EconSource: Report Says Gender Equality Could Yield $2.7 Trillion in Economic Gains for the Region

A new study by the McKinsey Global Institute finds that were women in the Middle East and North Africa to enjoy the same economic opportunities as men, the region would be $2.7 trillion better off between now and 2025. That is equivalent to a 4 point boost to regional economic growth every year. Female economic disadvantage takes at least three main forms, as measured in the report. Fewer women work, most work fewer hours than men, and most work in lower-productivity sectors such as agriculture as opposed to high-productivity sectors such as finance and engineering.​ The report found that high rates of female education in the Gulf have not filtered through into high rates of female labor force participation. The authors argue that governments should focus on boosting education among women, increasing financial inclusion, upgrading legal protections for women at work, and providing alternatives to maternal provision of care for children and the elderly. [The National, 9/24/2015]

Deadlock in battle for Iraq refinery casts doubts on Mosul campaign
The Iraqi army’s failure to recapture the country’s largest oil refinery from Islamic State (ISIS or ISIL) after fifteen months of fighting is calling into question the government’s plans to retake the northern city of Mosul from the jihadists. Iraq’s military has been trying to build momentum at the Baiji refinery and in Anbar province in the west before attempting to seize Mosul. Baiji has repeatedly changed hands since it was captured by ISIS last year. Complex tribal dynamics and oil wealth from the refinery have complicated government attempts to wrest control of Baiji from insurgents since the US invasion in 2003, according to Michael Knights of the Washington Institute for Near East Policy. “Nobody ever takes Baiji,” he said. “It was out of bounds to multinational forces in Iraq the whole time. It was never liberated, it was never surged.” Knights said Baiji’s fragmented tribes make it difficult to forge consensus among local leaders, while insurgents have used money from refining and smuggling oil to coopt the local population. [Reuters, 9/24/2015]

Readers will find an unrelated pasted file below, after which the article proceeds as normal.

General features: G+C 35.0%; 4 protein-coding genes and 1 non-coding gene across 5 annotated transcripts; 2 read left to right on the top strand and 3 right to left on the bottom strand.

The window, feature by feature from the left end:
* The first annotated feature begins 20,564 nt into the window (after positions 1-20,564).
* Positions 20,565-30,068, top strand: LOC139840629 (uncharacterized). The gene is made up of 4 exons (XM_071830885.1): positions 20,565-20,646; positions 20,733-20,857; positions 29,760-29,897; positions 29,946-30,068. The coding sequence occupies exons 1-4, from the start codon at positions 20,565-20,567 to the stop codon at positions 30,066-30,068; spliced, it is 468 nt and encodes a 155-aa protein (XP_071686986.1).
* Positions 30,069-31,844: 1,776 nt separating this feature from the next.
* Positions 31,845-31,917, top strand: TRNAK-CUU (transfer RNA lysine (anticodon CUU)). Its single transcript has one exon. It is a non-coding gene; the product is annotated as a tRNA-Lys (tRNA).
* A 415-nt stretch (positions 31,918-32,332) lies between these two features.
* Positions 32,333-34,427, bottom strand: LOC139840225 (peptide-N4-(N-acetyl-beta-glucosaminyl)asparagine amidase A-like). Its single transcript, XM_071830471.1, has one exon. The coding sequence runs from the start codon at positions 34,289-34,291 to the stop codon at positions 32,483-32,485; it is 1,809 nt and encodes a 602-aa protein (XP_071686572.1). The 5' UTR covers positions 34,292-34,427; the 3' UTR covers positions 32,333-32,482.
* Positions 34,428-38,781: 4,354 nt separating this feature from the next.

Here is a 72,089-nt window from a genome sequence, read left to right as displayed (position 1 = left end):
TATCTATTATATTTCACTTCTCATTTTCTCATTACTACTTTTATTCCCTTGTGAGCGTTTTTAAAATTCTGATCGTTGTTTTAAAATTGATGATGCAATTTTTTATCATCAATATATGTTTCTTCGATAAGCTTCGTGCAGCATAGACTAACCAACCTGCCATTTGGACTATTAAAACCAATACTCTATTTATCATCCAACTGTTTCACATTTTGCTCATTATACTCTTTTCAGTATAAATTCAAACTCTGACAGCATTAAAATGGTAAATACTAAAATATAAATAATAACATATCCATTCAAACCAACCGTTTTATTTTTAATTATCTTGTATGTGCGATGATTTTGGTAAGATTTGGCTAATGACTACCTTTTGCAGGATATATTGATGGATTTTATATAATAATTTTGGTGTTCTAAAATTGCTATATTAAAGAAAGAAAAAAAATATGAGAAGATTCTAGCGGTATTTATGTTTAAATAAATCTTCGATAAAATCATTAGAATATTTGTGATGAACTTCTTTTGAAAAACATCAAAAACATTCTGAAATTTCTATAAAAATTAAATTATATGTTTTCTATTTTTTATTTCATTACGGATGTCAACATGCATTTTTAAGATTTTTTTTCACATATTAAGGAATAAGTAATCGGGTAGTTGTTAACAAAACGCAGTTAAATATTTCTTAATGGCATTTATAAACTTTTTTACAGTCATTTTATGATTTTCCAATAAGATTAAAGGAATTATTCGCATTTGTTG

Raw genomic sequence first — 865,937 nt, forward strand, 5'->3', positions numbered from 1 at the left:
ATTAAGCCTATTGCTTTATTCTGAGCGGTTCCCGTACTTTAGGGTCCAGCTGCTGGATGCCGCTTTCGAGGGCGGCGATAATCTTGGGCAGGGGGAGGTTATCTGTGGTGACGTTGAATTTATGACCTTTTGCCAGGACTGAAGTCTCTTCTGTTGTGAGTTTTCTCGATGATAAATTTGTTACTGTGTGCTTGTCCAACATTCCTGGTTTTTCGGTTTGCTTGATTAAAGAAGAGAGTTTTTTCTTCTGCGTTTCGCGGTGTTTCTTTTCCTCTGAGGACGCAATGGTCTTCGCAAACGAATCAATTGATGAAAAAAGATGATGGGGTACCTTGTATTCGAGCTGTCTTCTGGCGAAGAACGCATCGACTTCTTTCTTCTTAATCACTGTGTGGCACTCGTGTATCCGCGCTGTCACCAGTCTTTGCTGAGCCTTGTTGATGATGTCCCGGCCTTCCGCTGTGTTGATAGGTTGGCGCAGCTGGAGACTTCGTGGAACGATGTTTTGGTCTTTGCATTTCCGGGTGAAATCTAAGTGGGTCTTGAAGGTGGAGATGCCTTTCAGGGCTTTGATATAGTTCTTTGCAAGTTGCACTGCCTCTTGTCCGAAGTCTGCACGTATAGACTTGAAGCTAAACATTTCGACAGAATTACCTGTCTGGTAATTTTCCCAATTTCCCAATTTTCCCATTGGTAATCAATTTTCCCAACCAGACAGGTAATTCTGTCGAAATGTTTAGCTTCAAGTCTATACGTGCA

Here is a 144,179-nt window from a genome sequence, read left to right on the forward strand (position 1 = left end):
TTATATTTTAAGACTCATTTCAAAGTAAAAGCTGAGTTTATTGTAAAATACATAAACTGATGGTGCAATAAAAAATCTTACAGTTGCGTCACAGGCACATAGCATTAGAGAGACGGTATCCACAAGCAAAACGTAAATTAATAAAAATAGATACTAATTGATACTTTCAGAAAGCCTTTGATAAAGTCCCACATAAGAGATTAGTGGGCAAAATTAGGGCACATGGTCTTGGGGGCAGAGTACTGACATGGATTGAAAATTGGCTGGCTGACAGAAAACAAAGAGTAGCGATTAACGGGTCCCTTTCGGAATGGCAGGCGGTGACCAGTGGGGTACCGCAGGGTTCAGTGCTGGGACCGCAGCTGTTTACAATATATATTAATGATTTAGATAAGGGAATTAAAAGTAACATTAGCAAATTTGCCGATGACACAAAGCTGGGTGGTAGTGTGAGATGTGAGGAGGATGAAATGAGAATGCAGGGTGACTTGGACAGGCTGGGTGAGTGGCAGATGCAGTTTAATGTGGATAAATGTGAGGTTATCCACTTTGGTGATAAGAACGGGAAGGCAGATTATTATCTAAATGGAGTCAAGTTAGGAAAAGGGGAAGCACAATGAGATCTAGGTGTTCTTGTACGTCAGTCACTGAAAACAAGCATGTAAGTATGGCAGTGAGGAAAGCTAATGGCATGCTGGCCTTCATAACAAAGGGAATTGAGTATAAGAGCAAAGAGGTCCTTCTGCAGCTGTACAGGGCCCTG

Russia-Turkey gas link plans intact despite ‘difficulties’
Plans for a new gas pipeline between Russia and Turkey remain intact despite difficulties, the Kremlin said on Wednesday, days after Ankara said talks on the deal were frozen. At a meeting in Moscow, Russian President Vladimir Putin and his Turkish counterpart Recep Tayyip Erdogan agreed that “work would continue” on the project, Kremlin spokesman Dmitry Peskov said. “It is complex work, which implies difficulties, but it will all follow its course,” he said, indicating the two would meet again before the end of the year “to coordinate their approaches” to the partnership. On September 11, Turkey said talks on the new pipeline were suspended because of preconditions imposed by Russian gas giant Gazprom over the discount Turkey wants in the price of Russian gas imports. Putin had announced the plan for a Turkstream pipeline in December 2014. However, construction of the pipeline has never properly got under way, leaving analysts suspicious over the feasibility of the project. [AFP, 9/23/2015]

Ismail assigns Salman to report on Sharm al-Sheikh projects
Egyptian Prime Minister Sherif Ismail has tasked Minister of Investment Ashraf Salman with compiling a comprehensive report on projects from the Sharm al-Sheikh conference that are facing difficulty being implemented. According to Cabinet Spokesman Hossam al-Kawish, Ismail requested that Salman identify the actions the government will take to finalize and implement the projects. The projects are in several sectors, including electricity, supply, agriculture, housing, transportation, and planning. Ismail reportedly ordered meetings with relevant ministries to study the obstacles facing the projects and to take the necessary steps quickly to proceed with their implementation. According to Salman, six signed agreements worth $30.215 billion are currently being implemented in the sectors of petroleum, electricity, and transportation. Ismail added that five memoranda of understanding have been converted into agreements worth $10.526 billion, while twenty-two agreements have been converted into contracts. [DNE, 9/25/2015]

Also of interest
Egypt’s Investment Ministry plans to exploit public companies’ unused assets | DNE
USAID provides $76 million grant to support Egyptian SMEs | Cairo Post
Tunisia to hold conference on budget and investment opportunities | ANSAmed
Tourists desert Tunisia after June terror attack | The Guardian
Algerian Business Council in Dubai to boost investment flows | Algerie Presse Service
Iran sees Oil exports starting to rise as early as late November | WSJ